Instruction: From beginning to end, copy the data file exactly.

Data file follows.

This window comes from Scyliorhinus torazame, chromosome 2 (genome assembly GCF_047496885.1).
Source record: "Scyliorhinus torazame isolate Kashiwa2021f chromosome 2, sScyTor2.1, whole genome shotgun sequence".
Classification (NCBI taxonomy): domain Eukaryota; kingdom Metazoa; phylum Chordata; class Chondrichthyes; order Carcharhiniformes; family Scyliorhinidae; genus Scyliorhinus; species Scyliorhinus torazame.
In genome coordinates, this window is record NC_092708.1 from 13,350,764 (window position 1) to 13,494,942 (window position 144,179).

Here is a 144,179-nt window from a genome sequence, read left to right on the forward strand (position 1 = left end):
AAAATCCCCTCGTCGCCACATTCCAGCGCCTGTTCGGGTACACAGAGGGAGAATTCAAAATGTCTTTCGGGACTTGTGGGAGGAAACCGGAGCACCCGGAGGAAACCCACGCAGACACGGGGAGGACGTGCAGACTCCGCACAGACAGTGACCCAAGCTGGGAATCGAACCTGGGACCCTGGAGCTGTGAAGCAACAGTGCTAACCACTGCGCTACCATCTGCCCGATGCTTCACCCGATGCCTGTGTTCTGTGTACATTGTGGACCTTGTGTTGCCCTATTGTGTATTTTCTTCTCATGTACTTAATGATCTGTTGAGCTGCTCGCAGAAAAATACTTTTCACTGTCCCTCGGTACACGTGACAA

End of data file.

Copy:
This window comes from Scyliorhinus torazame, chromosome 2 (genome assembly GCF_047496885.1).
Source record: "Scyliorhinus torazame isolate Kashiwa2021f chromosome 2, sScyTor2.1, whole genome shotgun sequence".
Classification (NCBI taxonomy): domain Eukaryota; kingdom Metazoa; phylum Chordata; class Chondrichthyes; order Carcharhiniformes; family Scyliorhinidae; genus Scyliorhinus; species Scyliorhinus torazame.
In genome coordinates, this window is record NC_092708.1 from 13,350,764 (window position 1) to 13,494,942 (window position 144,179).

Here is a 144,179-nt window from a genome sequence, read left to right on the forward strand (position 1 = left end):
AAAATCCCCTCGTCGCCACATTCCAGCGCCTGTTCGGGTACACAGAGGGAGAATTCAAAATGTCTTTCGGGACTTGTGGGAGGAAACCGGAGCACCCGGAGGAAACCCACGCAGACACGGGGAGGACGTGCAGACTCCGCACAGACAGTGACCCAAGCTGGGAATCGAACCTGGGACCCTGGAGCTGTGAAGCAACAGTGCTAACCACTGCGCTACCATCTGCCCGATGCTTCACCCGATGCCTGTGTTCTGTGTACATTGTGGACCTTGTGTTGCCCTATTGTGTATTTTCTTCTCATGTACTTAATGATCTGTTGAGCTGCTCGCAGAAAAATACTTTTCACTGTCCCTCGGTACACGTGACAA